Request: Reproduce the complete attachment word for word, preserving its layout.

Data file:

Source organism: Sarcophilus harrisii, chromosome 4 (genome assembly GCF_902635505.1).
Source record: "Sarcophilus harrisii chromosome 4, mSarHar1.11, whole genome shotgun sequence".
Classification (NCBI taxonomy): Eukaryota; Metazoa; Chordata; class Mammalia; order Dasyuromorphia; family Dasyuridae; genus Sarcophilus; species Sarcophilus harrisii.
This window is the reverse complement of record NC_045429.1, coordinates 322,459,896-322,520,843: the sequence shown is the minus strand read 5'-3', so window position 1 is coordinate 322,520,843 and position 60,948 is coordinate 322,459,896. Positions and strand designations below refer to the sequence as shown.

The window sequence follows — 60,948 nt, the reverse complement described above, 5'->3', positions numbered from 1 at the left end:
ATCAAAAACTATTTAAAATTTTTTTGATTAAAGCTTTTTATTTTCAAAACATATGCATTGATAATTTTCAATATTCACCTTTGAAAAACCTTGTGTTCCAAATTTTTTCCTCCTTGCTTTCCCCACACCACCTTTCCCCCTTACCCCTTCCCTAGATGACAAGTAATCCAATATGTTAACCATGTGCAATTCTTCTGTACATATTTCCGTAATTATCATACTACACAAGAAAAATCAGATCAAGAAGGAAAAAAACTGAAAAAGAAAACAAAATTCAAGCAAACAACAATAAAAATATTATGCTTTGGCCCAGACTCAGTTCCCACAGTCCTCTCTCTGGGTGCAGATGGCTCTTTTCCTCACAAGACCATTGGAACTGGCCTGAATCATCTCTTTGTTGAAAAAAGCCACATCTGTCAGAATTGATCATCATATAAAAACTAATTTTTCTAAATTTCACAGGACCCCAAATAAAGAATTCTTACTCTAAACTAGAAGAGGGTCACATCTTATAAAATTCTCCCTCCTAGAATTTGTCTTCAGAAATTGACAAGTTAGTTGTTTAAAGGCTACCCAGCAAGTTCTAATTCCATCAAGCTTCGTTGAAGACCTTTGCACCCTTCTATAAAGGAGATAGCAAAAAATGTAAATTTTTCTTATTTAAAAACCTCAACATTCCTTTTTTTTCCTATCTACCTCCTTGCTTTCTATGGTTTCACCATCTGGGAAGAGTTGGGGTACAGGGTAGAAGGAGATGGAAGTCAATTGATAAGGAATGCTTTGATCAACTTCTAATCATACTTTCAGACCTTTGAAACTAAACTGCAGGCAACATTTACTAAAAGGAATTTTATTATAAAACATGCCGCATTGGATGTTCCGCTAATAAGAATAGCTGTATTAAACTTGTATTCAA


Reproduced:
Source organism: Sarcophilus harrisii, chromosome 4 (genome assembly GCF_902635505.1).
Source record: "Sarcophilus harrisii chromosome 4, mSarHar1.11, whole genome shotgun sequence".
Classification (NCBI taxonomy): Eukaryota; Metazoa; Chordata; class Mammalia; order Dasyuromorphia; family Dasyuridae; genus Sarcophilus; species Sarcophilus harrisii.
This window is the reverse complement of record NC_045429.1, coordinates 322,459,896-322,520,843: the sequence shown is the minus strand read 5'-3', so window position 1 is coordinate 322,520,843 and position 60,948 is coordinate 322,459,896. Positions and strand designations below refer to the sequence as shown.

The window sequence follows — 60,948 nt, the reverse complement described above, 5'->3', positions numbered from 1 at the left end:
ATCAAAAACTATTTAAAATTTTTTTGATTAAAGCTTTTTATTTTCAAAACATATGCATTGATAATTTTCAATATTCACCTTTGAAAAACCTTGTGTTCCAAATTTTTTCCTCCTTGCTTTCCCCACACCACCTTTCCCCCTTACCCCTTCCCTAGATGACAAGTAATCCAATATGTTAACCATGTGCAATTCTTCTGTACATATTTCCGTAATTATCATACTACACAAGAAAAATCAGATCAAGAAGGAAAAAAACTGAAAAAGAAAACAAAATTCAAGCAAACAACAATAAAAATATTATGCTTTGGCCCAGACTCAGTTCCCACAGTCCTCTCTCTGGGTGCAGATGGCTCTTTTCCTCACAAGACCATTGGAACTGGCCTGAATCATCTCTTTGTTGAAAAAAGCCACATCTGTCAGAATTGATCATCATATAAAAACTAATTTTTCTAAATTTCACAGGACCCCAAATAAAGAATTCTTACTCTAAACTAGAAGAGGGTCACATCTTATAAAATTCTCCCTCCTAGAATTTGTCTTCAGAAATTGACAAGTTAGTTGTTTAAAGGCTACCCAGCAAGTTCTAATTCCATCAAGCTTCGTTGAAGACCTTTGCACCCTTCTATAAAGGAGATAGCAAAAAATGTAAATTTTTCTTATTTAAAAACCTCAACATTCCTTTTTTTTCCTATCTACCTCCTTGCTTTCTATGGTTTCACCATCTGGGAAGAGTTGGGGTACAGGGTAGAAGGAGATGGAAGTCAATTGATAAGGAATGCTTTGATCAACTTCTAATCATACTTTCAGACCTTTGAAACTAAACTGCAGGCAACATTTACTAAAAGGAATTTTATTATAAAACATGCCGCATTGGATGTTCCGCTAATAAGAATAGCTGTATTAAACTTGTATTCAA